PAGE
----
May 17, 2002
Fuji Heavy Industries Discontinues Bus and Train Production

�@Fuji Heavy Industries, Ltd. (FHI), a global manufacturer of transportation and aerospace-related products and the maker of Subaru automobiles, today announced that it will discontinue the manufacture of new bus bodies and railway cars during the current fiscal year ending March 31, 2003. The decision to cease production of new buses and trains is part of FHI's restructuring efforts to streamline its unprofitable businesses and strengthen the company's financial foundation. This decision is the first that FHI has made to close down a business unit since 1968, when it withdrew from the production of Rabbit scooters.

�@FHI's Isezaki Plant, where bus bodies are produced, will continue to perform after-sales efforts that include sustaining the supply of repair parts and performing interior/exterior renewal repairs. The facilities at Isezaki will also be utilized for increasing the production of prefabricated houses as well as spare automobile parts, and for expanding into such new automobile-related business areas as alteration parts and accessories. Currently, the majority of bus bodies produced at Isezaki for bus chassis makers go to Nissan Diesel Co., Ltd. (80%), and the remaining share goes to Isuzu Co., Ltd. (20%). Nissan Diesel has already announced that Nishi Nihon Shatai Kogyo will take on its necessary bus body production. Isuzu will entrust Isuzu Bus Manufacturing Ltd. with the bus body production needed to fill its imminent supply gap.

�@Bus production at FHI has a long history that dates back to 1946 in the Nakajima Aircraft Company, which actually predates the founding of FHI. By using a monocoque construction technology initially developed for aircraft, Nakajima introduced Japan's first "frameless" rear-engine bus, called the Fuji, in 1949. After FHI was established in 1953, it continued to apply Nakajima's original technologies and innovations in bus production. In 1956 it jointly developed and launched Japan's first air-suspension bus with Minsei Diesel Kogyo (current Nissan Diesel). FHI also produced Japan's first double-connected bus in 1983, jointly developed with Volvo.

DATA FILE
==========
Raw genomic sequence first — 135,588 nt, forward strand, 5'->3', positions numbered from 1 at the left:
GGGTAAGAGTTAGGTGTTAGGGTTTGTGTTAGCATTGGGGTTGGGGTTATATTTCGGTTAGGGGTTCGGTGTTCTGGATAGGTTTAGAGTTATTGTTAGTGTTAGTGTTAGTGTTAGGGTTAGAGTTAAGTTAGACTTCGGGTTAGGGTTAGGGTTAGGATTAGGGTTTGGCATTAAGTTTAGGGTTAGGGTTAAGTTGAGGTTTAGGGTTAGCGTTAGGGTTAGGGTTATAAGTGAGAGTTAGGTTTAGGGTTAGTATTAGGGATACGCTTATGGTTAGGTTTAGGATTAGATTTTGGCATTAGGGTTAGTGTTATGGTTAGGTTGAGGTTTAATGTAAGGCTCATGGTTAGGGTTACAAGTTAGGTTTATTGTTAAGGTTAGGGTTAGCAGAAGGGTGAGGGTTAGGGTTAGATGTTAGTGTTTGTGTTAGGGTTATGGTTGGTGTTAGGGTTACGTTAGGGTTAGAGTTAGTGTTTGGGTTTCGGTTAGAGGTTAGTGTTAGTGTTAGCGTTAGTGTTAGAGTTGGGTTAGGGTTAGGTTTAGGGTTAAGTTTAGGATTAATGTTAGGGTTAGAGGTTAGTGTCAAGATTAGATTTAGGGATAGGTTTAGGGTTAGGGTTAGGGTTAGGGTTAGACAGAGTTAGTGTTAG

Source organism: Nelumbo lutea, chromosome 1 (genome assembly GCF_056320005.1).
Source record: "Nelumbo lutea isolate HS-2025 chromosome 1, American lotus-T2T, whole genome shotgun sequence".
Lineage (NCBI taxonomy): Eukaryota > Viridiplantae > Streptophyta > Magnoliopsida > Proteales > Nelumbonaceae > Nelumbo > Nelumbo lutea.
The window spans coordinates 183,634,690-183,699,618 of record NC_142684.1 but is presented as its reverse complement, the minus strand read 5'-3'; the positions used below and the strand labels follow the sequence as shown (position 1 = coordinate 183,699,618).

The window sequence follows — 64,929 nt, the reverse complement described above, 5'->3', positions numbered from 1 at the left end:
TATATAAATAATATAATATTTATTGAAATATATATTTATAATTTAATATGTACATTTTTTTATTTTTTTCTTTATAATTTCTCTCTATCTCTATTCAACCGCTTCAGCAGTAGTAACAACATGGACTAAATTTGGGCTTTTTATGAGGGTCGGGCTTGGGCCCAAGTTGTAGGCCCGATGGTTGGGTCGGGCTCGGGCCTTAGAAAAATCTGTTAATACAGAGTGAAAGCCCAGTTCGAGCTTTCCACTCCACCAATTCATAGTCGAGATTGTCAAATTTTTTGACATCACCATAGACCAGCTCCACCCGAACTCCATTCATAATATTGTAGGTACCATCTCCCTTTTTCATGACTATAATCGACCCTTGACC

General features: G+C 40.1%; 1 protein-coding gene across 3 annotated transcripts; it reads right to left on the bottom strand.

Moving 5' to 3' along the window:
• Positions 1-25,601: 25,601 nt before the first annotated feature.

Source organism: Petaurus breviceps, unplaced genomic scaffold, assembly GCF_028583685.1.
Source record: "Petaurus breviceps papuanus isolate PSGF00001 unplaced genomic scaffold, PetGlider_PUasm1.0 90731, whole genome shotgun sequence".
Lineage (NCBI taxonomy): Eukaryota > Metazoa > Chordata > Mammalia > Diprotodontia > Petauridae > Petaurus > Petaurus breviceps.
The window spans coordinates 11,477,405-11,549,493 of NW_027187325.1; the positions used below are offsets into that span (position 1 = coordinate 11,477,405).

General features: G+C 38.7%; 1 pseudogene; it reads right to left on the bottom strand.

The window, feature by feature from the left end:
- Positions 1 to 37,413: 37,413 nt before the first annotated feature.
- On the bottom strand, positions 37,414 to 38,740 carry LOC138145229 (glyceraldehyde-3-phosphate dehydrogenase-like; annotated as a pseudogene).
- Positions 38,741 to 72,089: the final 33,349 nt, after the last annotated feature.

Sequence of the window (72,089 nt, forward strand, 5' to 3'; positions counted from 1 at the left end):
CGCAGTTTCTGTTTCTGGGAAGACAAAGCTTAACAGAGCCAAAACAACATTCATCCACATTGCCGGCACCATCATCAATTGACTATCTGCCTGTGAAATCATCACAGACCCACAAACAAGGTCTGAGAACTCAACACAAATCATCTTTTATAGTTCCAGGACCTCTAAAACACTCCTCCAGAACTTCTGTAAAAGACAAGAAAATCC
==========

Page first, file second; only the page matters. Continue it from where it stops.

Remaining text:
�@FHI's annual bus production peaked in the 1980s, but overall demand for buses has dropped since then, essentially due to Japan's sluggish economy. FHI reacted by substantially altering its assembly lines for more efficient, small-volume production, and that measure did improve profitability. Yet, the decision by Nissan Diesel this January to simplify its supply chain for bus bodies, which inevitably affects FHI's bus operations, prompted the ultimate termination of FHI's bus production. Total bus production by FHI since the establishment of the business amounts to 80,938 units through the end of March 2002.

�@FHI's production of railway cars will be discontinued at its Utsunomiya Plant, whose 130 employees will be transferred to the Eco-Technology Company in June. Some remaining employees will be moved to other FHI operations. FHI's trains have long been supplied to Japan National Railways (current JR) and other private railway systems, and the company has enjoyed a strong reputation as a major diesel railway car manufacturer.

�@FHI's train business also goes back to early days of the company. In 1955, FHI was designated by JR to produce diesel-powered trains for passengers. Since then, the company has supplied primarily express railway cars to JR, including express passenger cars with sleeping berths in 1969, called "Blue Trains," as well as the world's first pendulum-type express diesel cars in 1989. Twenty pendulum-type express cars were delivered to JR Hokkaido as recently as last July. FHI has also provided track maintenance vehicles, electric vehicles, cargo vehicles, and container vehicles, as well as the LE-car, a diesel engine-powered train car for local lines that runs like a city bus with a single driver.

�@Although FHI's innovation and technologies have helped Japan's railways provide comfortable, safe travel, and efficient transportation to passengers and clients, overall rail car demand has declined as railway companies exercise restraint in investment and submit orders irregularly. The decision to discontinue the railway car business came as the consequence of a business environment in which it is difficult to sustain steady production. Total railway car production stood at 10,299 units as of the end of March 2002.



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